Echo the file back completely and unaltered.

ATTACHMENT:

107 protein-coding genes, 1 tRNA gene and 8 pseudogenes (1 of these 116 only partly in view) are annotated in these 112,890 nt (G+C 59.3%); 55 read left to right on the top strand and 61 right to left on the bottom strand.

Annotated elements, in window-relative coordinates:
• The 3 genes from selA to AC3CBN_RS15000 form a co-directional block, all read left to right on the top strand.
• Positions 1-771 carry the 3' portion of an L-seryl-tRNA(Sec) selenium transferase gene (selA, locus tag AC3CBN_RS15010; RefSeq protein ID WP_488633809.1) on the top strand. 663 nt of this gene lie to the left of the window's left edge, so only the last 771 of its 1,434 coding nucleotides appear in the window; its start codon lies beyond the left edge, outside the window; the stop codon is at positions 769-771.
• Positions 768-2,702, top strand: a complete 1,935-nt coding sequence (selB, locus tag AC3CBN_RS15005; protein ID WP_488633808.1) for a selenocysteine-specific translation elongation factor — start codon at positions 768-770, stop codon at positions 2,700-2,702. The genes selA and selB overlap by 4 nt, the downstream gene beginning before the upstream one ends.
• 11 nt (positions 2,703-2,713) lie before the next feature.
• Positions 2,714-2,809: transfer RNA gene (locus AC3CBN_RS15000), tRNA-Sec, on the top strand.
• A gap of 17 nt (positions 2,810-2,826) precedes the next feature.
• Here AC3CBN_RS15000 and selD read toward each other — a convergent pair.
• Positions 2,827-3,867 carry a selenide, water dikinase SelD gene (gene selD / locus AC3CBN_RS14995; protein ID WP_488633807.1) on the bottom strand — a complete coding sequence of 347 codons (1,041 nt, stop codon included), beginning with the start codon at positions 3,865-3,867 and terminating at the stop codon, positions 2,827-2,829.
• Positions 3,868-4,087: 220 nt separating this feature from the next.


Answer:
107 protein-coding genes, 1 tRNA gene and 8 pseudogenes (1 of these 116 only partly in view) are annotated in these 112,890 nt (G+C 59.3%); 55 read left to right on the top strand and 61 right to left on the bottom strand.

Annotated elements, in window-relative coordinates:
• The 3 genes from selA to AC3CBN_RS15000 form a co-directional block, all read left to right on the top strand.
• Positions 1-771 carry the 3' portion of an L-seryl-tRNA(Sec) selenium transferase gene (selA, locus tag AC3CBN_RS15010; RefSeq protein ID WP_488633809.1) on the top strand. 663 nt of this gene lie to the left of the window's left edge, so only the last 771 of its 1,434 coding nucleotides appear in the window; its start codon lies beyond the left edge, outside the window; the stop codon is at positions 769-771.
• Positions 768-2,702, top strand: a complete 1,935-nt coding sequence (selB, locus tag AC3CBN_RS15005; protein ID WP_488633808.1) for a selenocysteine-specific translation elongation factor — start codon at positions 768-770, stop codon at positions 2,700-2,702. The genes selA and selB overlap by 4 nt, the downstream gene beginning before the upstream one ends.
• 11 nt (positions 2,703-2,713) lie before the next feature.
• Positions 2,714-2,809: transfer RNA gene (locus AC3CBN_RS15000), tRNA-Sec, on the top strand.
• A gap of 17 nt (positions 2,810-2,826) precedes the next feature.
• Here AC3CBN_RS15000 and selD read toward each other — a convergent pair.
• Positions 2,827-3,867 carry a selenide, water dikinase SelD gene (gene selD / locus AC3CBN_RS14995; protein ID WP_488633807.1) on the bottom strand — a complete coding sequence of 347 codons (1,041 nt, stop codon included), beginning with the start codon at positions 3,865-3,867 and terminating at the stop codon, positions 2,827-2,829.
• Positions 3,868-4,087: 220 nt separating this feature from the next.